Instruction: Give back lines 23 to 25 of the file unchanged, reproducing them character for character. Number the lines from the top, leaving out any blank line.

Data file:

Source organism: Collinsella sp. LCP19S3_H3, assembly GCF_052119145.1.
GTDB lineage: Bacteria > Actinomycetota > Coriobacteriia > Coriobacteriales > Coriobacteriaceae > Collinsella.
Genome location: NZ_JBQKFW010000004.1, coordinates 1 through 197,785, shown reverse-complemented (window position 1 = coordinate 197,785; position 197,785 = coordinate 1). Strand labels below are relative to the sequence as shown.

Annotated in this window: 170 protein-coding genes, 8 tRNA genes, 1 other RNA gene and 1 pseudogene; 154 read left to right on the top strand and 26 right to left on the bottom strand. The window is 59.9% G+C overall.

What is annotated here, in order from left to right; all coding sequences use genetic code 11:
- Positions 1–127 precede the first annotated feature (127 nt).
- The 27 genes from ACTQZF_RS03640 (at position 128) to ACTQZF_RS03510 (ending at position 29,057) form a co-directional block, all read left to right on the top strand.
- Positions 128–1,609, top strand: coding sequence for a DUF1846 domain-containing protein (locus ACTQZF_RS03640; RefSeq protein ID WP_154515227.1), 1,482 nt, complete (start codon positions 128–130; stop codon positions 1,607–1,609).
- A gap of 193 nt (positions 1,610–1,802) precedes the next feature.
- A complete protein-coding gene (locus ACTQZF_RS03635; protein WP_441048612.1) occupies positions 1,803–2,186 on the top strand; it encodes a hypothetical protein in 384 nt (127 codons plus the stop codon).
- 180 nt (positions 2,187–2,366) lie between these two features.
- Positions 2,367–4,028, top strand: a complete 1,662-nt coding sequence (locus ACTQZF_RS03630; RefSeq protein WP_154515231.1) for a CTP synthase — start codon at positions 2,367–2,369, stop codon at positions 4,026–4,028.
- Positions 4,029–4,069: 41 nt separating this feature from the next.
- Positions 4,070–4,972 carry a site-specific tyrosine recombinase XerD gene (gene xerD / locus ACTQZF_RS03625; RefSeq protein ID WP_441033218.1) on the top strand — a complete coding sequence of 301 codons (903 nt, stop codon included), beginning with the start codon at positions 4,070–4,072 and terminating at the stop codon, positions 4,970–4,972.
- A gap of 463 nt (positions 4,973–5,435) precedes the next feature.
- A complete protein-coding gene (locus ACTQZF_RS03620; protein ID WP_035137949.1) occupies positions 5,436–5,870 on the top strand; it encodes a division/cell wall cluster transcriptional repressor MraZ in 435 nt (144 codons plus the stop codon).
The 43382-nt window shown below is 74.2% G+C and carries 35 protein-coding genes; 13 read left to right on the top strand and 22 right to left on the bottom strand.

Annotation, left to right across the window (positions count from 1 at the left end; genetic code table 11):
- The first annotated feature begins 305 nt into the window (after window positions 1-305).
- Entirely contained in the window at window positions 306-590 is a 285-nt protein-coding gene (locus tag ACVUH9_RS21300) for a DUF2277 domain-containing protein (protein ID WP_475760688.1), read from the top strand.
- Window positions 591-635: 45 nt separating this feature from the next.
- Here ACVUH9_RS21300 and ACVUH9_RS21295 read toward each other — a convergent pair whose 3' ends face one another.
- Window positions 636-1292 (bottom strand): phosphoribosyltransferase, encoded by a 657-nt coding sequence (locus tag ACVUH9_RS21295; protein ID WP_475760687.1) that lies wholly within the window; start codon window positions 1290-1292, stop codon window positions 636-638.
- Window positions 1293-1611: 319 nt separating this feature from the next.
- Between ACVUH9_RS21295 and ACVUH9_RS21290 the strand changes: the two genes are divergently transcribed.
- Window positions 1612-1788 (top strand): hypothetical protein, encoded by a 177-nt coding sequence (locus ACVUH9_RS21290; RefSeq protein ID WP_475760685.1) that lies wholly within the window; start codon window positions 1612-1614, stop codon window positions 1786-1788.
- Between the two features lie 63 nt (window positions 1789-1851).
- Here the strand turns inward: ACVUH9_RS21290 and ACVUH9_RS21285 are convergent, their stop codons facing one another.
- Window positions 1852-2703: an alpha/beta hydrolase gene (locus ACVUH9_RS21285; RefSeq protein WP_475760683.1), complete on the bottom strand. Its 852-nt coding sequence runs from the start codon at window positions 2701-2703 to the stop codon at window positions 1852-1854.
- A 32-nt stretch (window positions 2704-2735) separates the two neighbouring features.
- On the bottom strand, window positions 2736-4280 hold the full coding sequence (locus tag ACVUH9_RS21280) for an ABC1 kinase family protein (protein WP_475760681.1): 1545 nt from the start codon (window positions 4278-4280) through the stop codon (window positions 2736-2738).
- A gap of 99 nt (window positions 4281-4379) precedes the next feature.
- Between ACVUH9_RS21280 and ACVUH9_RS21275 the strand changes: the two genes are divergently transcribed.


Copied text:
- Window positions 636-1292 (bottom strand): phosphoribosyltransferase, encoded by a 657-nt coding sequence (locus tag ACVUH9_RS21295; protein ID WP_475760687.1) that lies wholly within the window; start codon window positions 1290-1292, stop codon window positions 636-638.
- Window positions 1293-1611: 319 nt separating this feature from the next.
- Between ACVUH9_RS21295 and ACVUH9_RS21290 the strand changes: the two genes are divergently transcribed.